Letter from Westminster 10.10.08

A FEW days spent with our Norwegian cousins is always a good opportunity to get a different poli­tical perspective from that in London or Edinburgh. So a three-day trip to Norway as a guest of the Norwegian government was a welcome and useful opportunity to renew old acquain­tances, meet new faces and get the Nordic take on world events.

Norway is no more immune from the vagaries of world events than the rest of us but right at the moment they do have quite a lot about which to feel pleased. Time spent with senior members of the Norwegian central bank offered a few insights into this. Having pursued a fairly cautious policy in recent years they are mildly amused and bemused to find themselves being offered “oppor­tunities” by banks in the US and the UK to share in carrying some of the difficulties in which they find themselves. Not having pursued the risky money when the returns were good, they are now understandably reluctant to share the pain.

As ever, though, the truly fascin­ating conversation to be had with Norwegian bankers concerns their sovereign wealth fund and the way in which it is used both at home and abroad. This is the money that Norway as a nation has saved from their involvement in the oil and gas industry.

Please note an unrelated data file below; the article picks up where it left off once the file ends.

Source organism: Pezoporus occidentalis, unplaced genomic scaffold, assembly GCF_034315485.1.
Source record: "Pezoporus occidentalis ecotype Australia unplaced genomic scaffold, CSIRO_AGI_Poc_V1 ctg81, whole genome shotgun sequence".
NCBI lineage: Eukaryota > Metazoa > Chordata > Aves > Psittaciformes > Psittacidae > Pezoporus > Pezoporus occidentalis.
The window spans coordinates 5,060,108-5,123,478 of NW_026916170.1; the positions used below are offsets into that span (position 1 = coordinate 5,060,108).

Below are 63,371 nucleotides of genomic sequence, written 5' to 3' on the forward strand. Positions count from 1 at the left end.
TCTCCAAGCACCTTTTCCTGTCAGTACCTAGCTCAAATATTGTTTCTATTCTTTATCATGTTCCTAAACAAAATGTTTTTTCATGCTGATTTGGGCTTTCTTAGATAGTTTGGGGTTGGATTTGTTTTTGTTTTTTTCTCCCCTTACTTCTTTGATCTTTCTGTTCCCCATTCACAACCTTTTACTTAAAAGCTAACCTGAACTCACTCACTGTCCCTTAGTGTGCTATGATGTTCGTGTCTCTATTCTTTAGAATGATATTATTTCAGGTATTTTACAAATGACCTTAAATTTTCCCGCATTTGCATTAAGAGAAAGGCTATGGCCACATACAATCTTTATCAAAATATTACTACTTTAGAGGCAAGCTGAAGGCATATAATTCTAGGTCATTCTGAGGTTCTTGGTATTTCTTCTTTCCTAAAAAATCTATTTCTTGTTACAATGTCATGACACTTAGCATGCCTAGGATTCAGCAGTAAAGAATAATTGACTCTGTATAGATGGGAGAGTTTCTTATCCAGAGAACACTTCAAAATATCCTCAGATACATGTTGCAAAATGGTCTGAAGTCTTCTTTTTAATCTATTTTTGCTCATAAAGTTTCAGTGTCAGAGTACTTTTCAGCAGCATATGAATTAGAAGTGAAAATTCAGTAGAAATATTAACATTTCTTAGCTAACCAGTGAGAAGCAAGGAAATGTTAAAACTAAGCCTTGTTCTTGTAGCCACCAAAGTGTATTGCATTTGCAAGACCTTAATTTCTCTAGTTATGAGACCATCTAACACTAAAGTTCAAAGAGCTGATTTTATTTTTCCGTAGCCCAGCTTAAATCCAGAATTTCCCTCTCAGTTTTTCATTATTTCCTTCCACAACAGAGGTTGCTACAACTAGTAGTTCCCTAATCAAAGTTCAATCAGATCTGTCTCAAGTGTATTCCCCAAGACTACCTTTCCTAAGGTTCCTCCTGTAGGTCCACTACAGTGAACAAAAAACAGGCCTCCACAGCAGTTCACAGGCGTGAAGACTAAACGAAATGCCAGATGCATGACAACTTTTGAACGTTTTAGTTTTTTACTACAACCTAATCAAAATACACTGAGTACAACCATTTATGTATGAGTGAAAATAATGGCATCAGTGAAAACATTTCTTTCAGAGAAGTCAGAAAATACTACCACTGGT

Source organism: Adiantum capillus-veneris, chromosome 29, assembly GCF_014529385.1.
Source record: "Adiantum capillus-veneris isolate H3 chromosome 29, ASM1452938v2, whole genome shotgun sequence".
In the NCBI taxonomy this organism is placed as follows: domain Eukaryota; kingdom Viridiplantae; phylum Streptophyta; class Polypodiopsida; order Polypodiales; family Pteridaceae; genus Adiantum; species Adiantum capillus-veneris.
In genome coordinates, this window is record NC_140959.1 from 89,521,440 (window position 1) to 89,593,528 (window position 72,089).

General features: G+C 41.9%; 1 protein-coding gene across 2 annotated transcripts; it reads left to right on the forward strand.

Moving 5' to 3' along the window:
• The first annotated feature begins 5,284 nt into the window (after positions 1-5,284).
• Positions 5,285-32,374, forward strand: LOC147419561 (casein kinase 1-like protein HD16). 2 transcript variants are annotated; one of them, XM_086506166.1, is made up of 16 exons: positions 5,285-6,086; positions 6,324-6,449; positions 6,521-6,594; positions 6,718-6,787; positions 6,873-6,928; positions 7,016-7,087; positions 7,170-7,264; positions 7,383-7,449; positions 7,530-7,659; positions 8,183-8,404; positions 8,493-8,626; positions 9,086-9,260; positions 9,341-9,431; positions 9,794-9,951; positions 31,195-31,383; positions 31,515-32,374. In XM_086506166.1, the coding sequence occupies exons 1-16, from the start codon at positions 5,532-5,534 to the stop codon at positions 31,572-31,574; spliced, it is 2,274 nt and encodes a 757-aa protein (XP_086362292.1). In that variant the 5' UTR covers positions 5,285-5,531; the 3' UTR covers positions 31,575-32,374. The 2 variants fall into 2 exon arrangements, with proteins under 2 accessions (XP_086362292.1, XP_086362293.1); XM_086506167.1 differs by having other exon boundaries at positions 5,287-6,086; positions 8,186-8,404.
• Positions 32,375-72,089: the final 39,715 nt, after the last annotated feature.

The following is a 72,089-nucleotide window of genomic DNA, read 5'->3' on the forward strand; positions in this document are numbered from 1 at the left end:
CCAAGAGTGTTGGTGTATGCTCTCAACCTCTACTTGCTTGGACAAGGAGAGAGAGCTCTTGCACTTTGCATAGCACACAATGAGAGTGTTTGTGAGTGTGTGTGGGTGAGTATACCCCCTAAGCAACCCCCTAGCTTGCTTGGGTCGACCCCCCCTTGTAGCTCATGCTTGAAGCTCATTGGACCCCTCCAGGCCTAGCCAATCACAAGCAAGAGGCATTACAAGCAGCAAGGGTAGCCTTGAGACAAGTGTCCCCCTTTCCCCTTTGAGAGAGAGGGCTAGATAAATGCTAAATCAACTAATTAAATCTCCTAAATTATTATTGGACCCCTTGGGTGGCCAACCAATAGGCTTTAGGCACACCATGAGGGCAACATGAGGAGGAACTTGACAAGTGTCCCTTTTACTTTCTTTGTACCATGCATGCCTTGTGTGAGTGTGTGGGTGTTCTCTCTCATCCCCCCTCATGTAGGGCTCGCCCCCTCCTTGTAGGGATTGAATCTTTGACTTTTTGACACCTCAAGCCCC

At home, the money is invested in capital projects such as roads and tunnels. On our first evening in Oslo we saw round the highly impressive new Opera House and it was ex­plained that the busy dual carriage­way which runs past it would be gone in a few years as the road was to be diverted and tunnelled through the mountain behind it. In this country you would have to expect the road to stay just where it was.

Much of the fund is invested in undertakings operating outside Nor­way and the ethical investment policy of the fund managers there is one of the strictest to be found anywhere in the world. If certain minimum standards of social and environmental practice are not met then the investment is not made – end of story. It was, as I discussed later with the deputy foreign min­ister, an approach which was only possible as a result of Norwegian foreign policy – a much more benign and enlightened one than that practiced by the UK.

This week it is back to West­minster as the house sits again after the long recess. The mood, curiously, is very different from that which one would have expected a few weeks ago. Labour MPs, despite still hav­ing a lag in the polls, are much more upbeat about their chances as they see Gordon Brown and Alistair Darling getting a grip on the economic problems facing us.

The package announced by the Chancellor of the Exchequer on Wed­nesday is substantial and com­prehensive. Time will tell whether it is sufficient to instil the necessary confidence among the banks to get the banking system working again. We have got to hope it will.

Alistair Carmichael MP


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